The Mediterranean salt giant consists of salt layers that accumulated at the bottom of the Mediterranean 5.9 million years ago. Then, a tectonic shift caused the Strait of Gibraltar to close and the Mediterranean evaporated. 300,000 years later, the waters of the Atlantic Ocean abruptly started filling the Mediterranean basin to form the landscape that exists today. The European SALTIGANT project led by the Institute of Earth Physics of Paris aims to understand this geological episode through a multidisciplinary research project: geology, chemistry, biology, and environmental science, as well as social sciences, especially via Sciences Po’s Center for International Studies and Research (CERI). The latter’s involvement will help uncover the environmental, political and social issues raised by the development of this substratum rich in natural gas.
This project will bring together fifteen PhD students in eight countries of the European Union and neighboring areas. At CERI, a PhD student placed under the supervision of geography professor and associate researcher Éric Verdeil, will study the geopolitical consequences of natural gas discoveries in the Western Mediterranean, particularly drawing on the example of the so-called Zohr field off the coast of Egypt. Beyond the scientific dimensions specific to each of these pieces of doctoral research, SALTGIANT promotes two transversal principles: to provide recruited PhD students with professionalizing training through visits at partner organizations (laboratories or businesses) and the acquisition of skills relating to scientific communication to a non-scientific audience (businesses and the general public); to train in multidisciplinary approaches (not only between the social sciences and the “hard” sciences, but also within the hard sciences themselves). To do so, three thematic schools, four specialized trainings and four joint seminars will run throughout the project’s term.
The social sciences will consider the Mediterranean salt giant from two angles. The first results from a line of inquiry rooted in the history of sciences, and particularly focuses on the history of the Deep Sea Drilling Project, which led to the discovery of these geological deposits in the context of the Cold War. This study, conducted under the supervision of Nestor Herran (science historian, UMPC), revisits the changes that affect geology and oceanography through an examination of the materiality of scientific, technological and industrial mechanisms, such as the development of prospecting and the expansion of international scientific cooperation during the Cold War, raising diplomatic concerns. The second line of inquiry, which CERI will pursue, covers gas exploitation opportunities likely transforming the region at three levels: within countries, through the economic and geographical impacts of the development of extractive activity; between countries that were historically in conflict but that, due to shared needs to export the resource, might be led to cooperate; and between the region and neighboring regions (Gulf, Europe) by transforming the nature of economic and political exchanges.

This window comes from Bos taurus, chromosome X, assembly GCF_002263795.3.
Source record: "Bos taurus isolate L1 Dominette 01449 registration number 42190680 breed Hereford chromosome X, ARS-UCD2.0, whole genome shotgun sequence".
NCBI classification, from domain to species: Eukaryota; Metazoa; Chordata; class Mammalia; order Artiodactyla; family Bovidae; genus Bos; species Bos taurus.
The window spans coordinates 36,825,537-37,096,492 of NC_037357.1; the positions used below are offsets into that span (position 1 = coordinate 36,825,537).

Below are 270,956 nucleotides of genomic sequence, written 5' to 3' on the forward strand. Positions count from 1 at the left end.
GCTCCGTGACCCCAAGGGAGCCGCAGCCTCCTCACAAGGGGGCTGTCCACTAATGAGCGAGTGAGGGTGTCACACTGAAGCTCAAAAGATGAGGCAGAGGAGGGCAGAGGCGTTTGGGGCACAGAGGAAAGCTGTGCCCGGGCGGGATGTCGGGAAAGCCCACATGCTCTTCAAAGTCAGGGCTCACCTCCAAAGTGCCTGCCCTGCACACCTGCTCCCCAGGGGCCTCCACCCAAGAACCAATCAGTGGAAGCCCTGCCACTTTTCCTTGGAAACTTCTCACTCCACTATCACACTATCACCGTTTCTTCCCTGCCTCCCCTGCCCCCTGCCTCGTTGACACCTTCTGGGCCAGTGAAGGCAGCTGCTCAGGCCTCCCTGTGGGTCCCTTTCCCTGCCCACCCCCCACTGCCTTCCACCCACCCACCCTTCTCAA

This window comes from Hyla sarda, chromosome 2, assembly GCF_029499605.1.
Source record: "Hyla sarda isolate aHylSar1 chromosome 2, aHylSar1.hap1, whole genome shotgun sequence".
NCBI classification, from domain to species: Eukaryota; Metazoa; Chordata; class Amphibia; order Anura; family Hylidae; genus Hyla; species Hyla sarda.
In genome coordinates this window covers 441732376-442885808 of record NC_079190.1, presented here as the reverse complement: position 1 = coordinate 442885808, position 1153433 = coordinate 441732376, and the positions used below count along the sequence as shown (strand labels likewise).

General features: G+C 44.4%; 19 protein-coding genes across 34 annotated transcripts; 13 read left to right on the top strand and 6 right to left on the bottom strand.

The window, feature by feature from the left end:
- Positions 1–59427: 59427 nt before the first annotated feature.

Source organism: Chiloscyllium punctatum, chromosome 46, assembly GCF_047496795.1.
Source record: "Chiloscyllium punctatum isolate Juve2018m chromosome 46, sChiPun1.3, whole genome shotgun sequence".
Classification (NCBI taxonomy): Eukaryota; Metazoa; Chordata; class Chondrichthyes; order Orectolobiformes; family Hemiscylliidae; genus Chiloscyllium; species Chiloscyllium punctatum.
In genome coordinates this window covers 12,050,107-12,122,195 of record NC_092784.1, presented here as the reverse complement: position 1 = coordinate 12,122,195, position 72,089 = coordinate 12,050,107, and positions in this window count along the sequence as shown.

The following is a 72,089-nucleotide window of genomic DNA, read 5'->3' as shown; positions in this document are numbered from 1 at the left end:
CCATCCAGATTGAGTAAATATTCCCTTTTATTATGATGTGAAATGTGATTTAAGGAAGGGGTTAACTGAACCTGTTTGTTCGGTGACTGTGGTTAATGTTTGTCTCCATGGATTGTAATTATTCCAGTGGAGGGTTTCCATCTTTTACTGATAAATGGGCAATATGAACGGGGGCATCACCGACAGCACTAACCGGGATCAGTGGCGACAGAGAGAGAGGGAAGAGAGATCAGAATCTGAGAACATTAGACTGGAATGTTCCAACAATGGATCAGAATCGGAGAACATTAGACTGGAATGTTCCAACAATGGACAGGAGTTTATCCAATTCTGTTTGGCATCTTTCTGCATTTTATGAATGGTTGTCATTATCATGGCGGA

SALGIANT thus constitutes a pilot project built around new academic ties between traditionally closed disciplines and disciplinary areas, and provides a concrete opportunity for collaboration between Sciences Po and the Institute of Earth Physics of Paris (IPGP), as part of the “Université Sorbonne-Paris-Cité” COMUE.
CERI also started two other research projects that involve cooperation with the “hard” sciences: “Risks Associated with Explosive Volcanism” and ”Political vulnerability in the nuclear age”
SALGIANT, funded through the Innovative Training Networks (ITN) program of Horizon 2020, is led by Giovanni Aloisi, researcher at the Institute of Earth Physics of Paris.